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Dear Madam/Sir,

We have had a good start to the year despite a lot of bad publicity for interpreters during major events: Tata Madiba's (Nelson Mandela) memorial service and the court case of Oscar Pistorius. This newsletter focuses on some lessons to be learnt about these high profile cases.

But first a quick reminder of our services:

 
 
 
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How to choose an interpreter
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In the small world of language interpreting we differentiate between these disciplines but there are also some common points:

  • Not each and every bilingual person is an interpreter:
    It is not enough to be able to speak two languages – more or less fluently. The subject matter/content needs to be adequately comprehended by the interpreter. The Department of Justice's requirement for entry-level court interpreters is merely a matriculation certificate. This is clearly inadequate as a matriculant with only 18 years of life experience and 12 years of schooling cannot be expected to competently understand and convey a message in a court room or conference situation.
  • Preparation time is important for interpreters.
    Who would like to be thrown into a situation where professionalism is required without knowing the subject matter? Being properly briefed in advance allows the interpreter to be adequately prepared, including becoming acquainted with any subject-specific terminology.
  • In their shoes…
    After a recent Bertha Foundation conference, the delegates suggested that they would have liked for the English speaking delegates to get the feeling of wearing headphones and having the session's message conveyed by a third person – the interpreter. This interesting suggestion was not a criticism on the quality of the interpreters but rather an opportunity to illustrate the pressure of being a delegate at a conference in a foreign language.
  • Advice when selecting an interpreter:
    Always make sure that the interpreters are experienced (request their CVs and have a look at their academic, professional and life experiences), that they are managed well by an agency or chief interpreter, that they are provided with background information, speeches, detailed agendas, etc. Remember that experience, professionalism and knowledge of a subject matter come with a price.
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Industry News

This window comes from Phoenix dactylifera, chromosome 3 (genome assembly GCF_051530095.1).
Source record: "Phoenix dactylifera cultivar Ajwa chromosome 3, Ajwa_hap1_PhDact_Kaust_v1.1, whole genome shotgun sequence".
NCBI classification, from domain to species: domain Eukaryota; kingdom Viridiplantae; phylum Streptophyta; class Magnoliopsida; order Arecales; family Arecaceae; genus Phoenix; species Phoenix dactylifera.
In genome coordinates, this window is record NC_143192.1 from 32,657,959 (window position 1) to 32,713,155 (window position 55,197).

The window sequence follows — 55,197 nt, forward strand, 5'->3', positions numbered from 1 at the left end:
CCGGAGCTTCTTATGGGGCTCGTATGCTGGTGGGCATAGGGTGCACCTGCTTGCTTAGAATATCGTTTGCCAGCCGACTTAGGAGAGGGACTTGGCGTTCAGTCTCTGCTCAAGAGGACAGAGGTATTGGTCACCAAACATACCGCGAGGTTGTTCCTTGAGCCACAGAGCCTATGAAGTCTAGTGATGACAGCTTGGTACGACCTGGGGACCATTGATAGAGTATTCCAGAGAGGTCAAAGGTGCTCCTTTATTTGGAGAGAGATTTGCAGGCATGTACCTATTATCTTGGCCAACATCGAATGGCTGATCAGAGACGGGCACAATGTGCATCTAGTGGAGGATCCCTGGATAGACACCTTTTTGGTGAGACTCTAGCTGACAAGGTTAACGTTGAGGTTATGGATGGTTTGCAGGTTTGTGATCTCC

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Good news for the industry is that a new law has been passed for the establishment of a South African Council for Language Practitioners. This council will set criteria for the appropriate training and regulation for interpreters and translators. Unfortunately this will take time to filter through and benefit the industry. We can only hope that the rest of the continent follows South Africa's example in this regard.

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Social Responsibilty
 

Every year Bohle CLS supports some of the many needy and excellent social initiatives in our country. We were pleased to recently make financial contributions to:

 
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Bulungula Incubator
The Bulungula Incubator, which creates employment opportunities and uplifts the quality of education in the Eastern Cape:www.bulungulaincubator.org

Nazareth House
Closer to home we supported Nazareth House with a considerable donation for their work with HIV+ children in their children's homes in Cape Town:www.nazhouse.org.za

TAC
Bohle CLS continues to support the Treatment Action Campaign (TAC) by giving reduced rates on their translation work: www.tac.org.za

Corporate Social Investment
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Please share this information with your colleagues and let us know if we can assist with your interpreting, translation, proofreading, editing or conference equipment hiring needs. Click here for a free quote!.

Yours sincerely

B Bohle

Barbara Bohle

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